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This page is written by the game's inventor, Alex Malphrus.

Mitosis Chess

Hi, my name is Alex Malphrus and I have an interesting chess variant to share called Mitosis chess. I'm afraid I don't have any diagrams. I'll do my best to describe everything though.


Mitosis Chess was created in February 2005 (by me, Alex Malphrus), and it derives its name from the fact that, like dividing cells in a living organism, each captured major piece in this game returns to the board as the two or three pieces it originally consisted of. I thought it would make for an interesting progression through the various stages of the game, with pieces becoming progressively weaker as the game goes on, so that the early game is a tactical showdown while later stages are more subtle and strategical. This variant has not been very thoroughly tested, although in the trials I have done, it seems to work all right. Any feedback on things I might have missed or other improvements would be great. There is currently no computerized version of this game, but if someone wants to try it, be my guest.


This game is played on a 9x9 square board (white spaces in corners), with one variation: each player has three extra spaces, which for White are equivalent to d0, e0, f0 and for black are equivalent to d10, e10, f10. These spaces are collectively referred to as the white base and the black base, respectively. No piece may enter the base from the main board.


White: King e1; General d1, f1; Queen c1, g1; Cardinal b1, h1; Chancellor a1, i1; Pawn a2, b2, c2, d2, e2, f2, g2, h2, i2

Black: King e9: General d9, f9; Queen c9, g9; Cardinal b9, h9; Chancellor a9, i9; Pawn a8, b8, c8, d8, e8, f8, g8, h8, i8


Except for the King, all starting pieces have combined powers of FIDE Bishops, Knights, and Rooks.

The King moves as in FIDE chess, but it cannot castle. The King is not royal (being in check or checkmate does not end the game) but it is a crucial piece to protect nonetheless. The King cannot be taken by any enemy piece that stands on an attacked square, which means that if a player's King is attacked, he/she can simply move a piece to attack the offending piece of the opponent and the King will be protected.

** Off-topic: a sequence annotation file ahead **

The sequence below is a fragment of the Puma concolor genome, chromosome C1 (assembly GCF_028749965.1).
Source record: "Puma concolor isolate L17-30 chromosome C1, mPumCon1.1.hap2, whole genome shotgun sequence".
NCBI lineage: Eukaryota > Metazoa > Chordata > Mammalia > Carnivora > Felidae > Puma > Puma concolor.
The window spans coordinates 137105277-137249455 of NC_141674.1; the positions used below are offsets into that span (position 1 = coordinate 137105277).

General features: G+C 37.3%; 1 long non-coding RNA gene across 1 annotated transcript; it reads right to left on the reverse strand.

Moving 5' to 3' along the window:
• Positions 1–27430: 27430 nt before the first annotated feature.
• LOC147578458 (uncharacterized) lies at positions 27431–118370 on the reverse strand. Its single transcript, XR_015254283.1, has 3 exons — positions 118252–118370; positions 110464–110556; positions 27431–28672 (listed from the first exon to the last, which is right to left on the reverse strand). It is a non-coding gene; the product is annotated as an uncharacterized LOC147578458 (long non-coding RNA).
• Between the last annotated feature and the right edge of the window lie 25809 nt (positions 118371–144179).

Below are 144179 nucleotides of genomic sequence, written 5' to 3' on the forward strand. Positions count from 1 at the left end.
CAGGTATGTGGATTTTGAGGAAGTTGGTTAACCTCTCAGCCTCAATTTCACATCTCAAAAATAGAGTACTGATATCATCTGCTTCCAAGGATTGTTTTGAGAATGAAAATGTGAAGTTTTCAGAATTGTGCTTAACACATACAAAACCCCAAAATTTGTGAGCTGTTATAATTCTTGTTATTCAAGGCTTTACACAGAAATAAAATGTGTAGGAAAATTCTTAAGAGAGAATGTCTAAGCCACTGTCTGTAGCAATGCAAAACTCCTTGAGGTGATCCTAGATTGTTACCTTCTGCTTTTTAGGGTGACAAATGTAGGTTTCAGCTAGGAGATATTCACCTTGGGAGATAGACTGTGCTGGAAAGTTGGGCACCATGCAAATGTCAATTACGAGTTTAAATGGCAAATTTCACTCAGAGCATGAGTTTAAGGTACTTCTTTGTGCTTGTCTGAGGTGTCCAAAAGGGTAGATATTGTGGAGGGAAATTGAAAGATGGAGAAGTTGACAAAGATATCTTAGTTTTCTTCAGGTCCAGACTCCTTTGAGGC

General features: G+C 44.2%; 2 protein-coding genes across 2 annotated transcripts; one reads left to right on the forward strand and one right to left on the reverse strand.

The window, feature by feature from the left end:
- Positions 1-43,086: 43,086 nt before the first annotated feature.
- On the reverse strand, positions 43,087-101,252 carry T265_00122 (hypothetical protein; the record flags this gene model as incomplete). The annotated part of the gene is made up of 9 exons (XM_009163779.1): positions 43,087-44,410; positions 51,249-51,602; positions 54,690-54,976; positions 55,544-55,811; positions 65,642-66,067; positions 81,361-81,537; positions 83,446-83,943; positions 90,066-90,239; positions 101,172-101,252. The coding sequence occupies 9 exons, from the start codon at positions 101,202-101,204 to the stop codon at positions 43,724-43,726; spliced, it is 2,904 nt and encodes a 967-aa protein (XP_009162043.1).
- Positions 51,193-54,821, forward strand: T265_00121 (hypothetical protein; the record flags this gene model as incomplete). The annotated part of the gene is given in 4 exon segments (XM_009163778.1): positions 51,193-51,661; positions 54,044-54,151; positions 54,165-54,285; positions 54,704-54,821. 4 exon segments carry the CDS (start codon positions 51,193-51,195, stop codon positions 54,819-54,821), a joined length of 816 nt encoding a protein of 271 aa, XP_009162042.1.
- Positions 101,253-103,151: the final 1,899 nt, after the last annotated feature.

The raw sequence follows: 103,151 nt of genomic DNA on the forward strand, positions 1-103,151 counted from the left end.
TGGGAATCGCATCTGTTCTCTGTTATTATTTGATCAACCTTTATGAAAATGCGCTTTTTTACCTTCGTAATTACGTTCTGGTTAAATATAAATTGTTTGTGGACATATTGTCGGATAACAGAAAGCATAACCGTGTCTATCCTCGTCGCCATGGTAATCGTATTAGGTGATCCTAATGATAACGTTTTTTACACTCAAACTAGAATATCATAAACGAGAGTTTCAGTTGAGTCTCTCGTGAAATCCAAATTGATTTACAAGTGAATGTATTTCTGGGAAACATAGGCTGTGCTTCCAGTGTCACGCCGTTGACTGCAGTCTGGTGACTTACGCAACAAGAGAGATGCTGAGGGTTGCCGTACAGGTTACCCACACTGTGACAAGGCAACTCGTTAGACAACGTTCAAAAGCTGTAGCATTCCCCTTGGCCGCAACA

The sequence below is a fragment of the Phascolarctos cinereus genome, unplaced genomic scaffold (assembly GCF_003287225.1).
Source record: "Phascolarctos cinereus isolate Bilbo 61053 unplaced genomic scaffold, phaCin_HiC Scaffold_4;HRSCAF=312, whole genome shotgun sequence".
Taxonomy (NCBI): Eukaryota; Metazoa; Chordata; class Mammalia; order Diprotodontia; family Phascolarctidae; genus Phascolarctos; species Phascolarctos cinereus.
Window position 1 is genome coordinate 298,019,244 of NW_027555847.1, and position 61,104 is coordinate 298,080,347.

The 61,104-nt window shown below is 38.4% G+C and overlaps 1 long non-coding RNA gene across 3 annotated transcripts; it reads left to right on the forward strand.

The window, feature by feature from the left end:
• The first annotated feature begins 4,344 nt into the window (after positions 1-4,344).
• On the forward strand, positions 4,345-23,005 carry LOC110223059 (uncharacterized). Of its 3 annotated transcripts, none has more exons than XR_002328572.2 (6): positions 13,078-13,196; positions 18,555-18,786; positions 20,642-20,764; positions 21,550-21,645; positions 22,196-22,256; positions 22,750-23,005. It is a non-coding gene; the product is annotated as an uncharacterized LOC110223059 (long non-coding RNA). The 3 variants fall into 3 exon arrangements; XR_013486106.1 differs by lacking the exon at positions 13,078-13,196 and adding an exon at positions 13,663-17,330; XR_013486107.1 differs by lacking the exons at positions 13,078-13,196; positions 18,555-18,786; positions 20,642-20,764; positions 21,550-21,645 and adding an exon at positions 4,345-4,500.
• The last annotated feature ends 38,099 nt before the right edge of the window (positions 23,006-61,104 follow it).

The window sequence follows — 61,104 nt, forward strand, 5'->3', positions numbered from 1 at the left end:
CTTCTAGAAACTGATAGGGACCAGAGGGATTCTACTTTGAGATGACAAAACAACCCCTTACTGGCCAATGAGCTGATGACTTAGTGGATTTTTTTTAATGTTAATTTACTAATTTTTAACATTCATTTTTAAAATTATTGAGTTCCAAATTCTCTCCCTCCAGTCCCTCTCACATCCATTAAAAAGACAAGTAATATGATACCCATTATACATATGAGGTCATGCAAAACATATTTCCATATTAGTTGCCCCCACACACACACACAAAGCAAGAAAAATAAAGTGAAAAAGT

The Pawns move as in FIDE chess but may move up to three spaces on their first move. A pawn promotes only to a Rook, Knight, or Bishop when it reaches the opposing player's back rank. A pawn may be captured en passant if, on its first move, it moves more than one space and in doing passes an enemy pawn (this is a generalized version of standard FIDE en passant rules to allow for the extra space a pawn can travel on its first move).

The General is an extremely powerful piece that combines the movements of the FIDE Bishop, Knight, and Rook.

The Queen moves as in FIDE chess as a combined Bishop and Rook.

The Chancellor moves as a combined Knight and Rook.

The Archbishop moves as a combined Bishop and Knight.

The Bishop moves as in FIDE chess.

The Rook moves as in FIDE chess.

The Knight moves as in FIDE chess.

The General, Queen, Chancellor and Archbishop are collectively called the Major pieces while the Rook, Knight, and Bishop are the Minor pieces.

Now, the fun part. When a General, Queen, Chancellor, or Archbishop is captured, the player who lost the piece (not the one who captured it) receives on his/her base the pieces that the lost piece was a hybrid of. Thus, the loss of a Queen yields a Rook and a Bishop; the loss of a Chancellor yields a Rook and a Knight; the loss of an Archbishop yields a Bishop and a Knight; and the loss of a General yields a Rook, a Bishop, and a Knight. The Rooks, Bishops, and Knights yielded from these losses appear on the player's base; however, each base has a maximum capacity of three pieces, so if there are pieces left over from the last capture blocking the spaces in the base, the player must choose which pieces he will receive from the current capture. Because space in the base is limited, it usually behooves a player to get the minor pieces out of the base and into play as soon as possible. When the player does receive the pieces, they are received immediately after the capture, so the player can begin using them on his/her very next turn. The Minor pieces, when they are received, can be arranged in any order on the base. Nothing is yielded from the loss of Minor pieces.